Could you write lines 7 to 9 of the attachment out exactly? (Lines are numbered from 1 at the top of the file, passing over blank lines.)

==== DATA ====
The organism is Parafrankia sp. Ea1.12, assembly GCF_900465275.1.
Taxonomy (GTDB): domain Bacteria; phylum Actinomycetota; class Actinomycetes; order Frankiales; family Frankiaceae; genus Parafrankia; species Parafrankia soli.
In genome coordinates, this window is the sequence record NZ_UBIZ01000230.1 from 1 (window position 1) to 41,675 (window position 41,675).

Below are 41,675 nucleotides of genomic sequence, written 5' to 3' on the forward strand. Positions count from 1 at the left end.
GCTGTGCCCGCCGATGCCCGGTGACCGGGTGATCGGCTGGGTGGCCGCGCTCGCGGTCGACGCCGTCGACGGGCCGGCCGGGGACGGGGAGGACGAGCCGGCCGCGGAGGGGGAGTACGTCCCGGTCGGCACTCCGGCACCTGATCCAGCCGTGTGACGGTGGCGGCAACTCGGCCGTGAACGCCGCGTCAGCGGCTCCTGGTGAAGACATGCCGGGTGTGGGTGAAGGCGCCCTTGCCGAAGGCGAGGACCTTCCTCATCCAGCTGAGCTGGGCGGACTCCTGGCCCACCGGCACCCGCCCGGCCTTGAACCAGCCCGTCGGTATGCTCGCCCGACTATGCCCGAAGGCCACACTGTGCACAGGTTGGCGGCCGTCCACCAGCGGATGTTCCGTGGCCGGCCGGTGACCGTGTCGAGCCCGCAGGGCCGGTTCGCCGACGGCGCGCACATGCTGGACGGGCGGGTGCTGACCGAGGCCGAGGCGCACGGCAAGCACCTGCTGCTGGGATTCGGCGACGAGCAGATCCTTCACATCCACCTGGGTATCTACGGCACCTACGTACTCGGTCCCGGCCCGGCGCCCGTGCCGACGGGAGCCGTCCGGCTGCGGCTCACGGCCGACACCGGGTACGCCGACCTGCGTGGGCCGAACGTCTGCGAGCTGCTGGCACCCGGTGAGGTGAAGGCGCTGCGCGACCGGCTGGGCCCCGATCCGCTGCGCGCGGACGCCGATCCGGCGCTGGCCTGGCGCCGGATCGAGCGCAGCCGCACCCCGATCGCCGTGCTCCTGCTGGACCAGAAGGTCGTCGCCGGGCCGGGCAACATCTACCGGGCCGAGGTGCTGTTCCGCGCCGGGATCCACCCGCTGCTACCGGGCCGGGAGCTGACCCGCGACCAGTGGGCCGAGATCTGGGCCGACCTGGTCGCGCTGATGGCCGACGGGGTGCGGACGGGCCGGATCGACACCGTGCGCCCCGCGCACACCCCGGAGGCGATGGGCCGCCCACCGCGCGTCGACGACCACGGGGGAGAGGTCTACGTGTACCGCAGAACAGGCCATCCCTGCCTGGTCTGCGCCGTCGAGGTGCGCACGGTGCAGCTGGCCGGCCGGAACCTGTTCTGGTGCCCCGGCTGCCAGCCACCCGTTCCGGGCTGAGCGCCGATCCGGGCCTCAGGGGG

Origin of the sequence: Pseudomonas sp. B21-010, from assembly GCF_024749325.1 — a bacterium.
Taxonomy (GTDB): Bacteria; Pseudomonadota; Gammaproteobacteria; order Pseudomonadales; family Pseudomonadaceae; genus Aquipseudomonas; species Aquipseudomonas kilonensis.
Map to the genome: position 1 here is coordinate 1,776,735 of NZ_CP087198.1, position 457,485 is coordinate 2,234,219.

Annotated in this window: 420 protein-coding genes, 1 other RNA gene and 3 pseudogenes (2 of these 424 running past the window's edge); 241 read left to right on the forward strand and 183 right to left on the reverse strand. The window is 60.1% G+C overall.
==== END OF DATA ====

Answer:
Taxonomy (GTDB): Bacteria; Pseudomonadota; Gammaproteobacteria; order Pseudomonadales; family Pseudomonadaceae; genus Aquipseudomonas; species Aquipseudomonas kilonensis.
Map to the genome: position 1 here is coordinate 1,776,735 of NZ_CP087198.1, position 457,485 is coordinate 2,234,219.

Annotated in this window: 420 protein-coding genes, 1 other RNA gene and 3 pseudogenes (2 of these 424 running past the window's edge); 241 read left to right on the forward strand and 183 right to left on the reverse strand. The window is 60.1% G+C overall.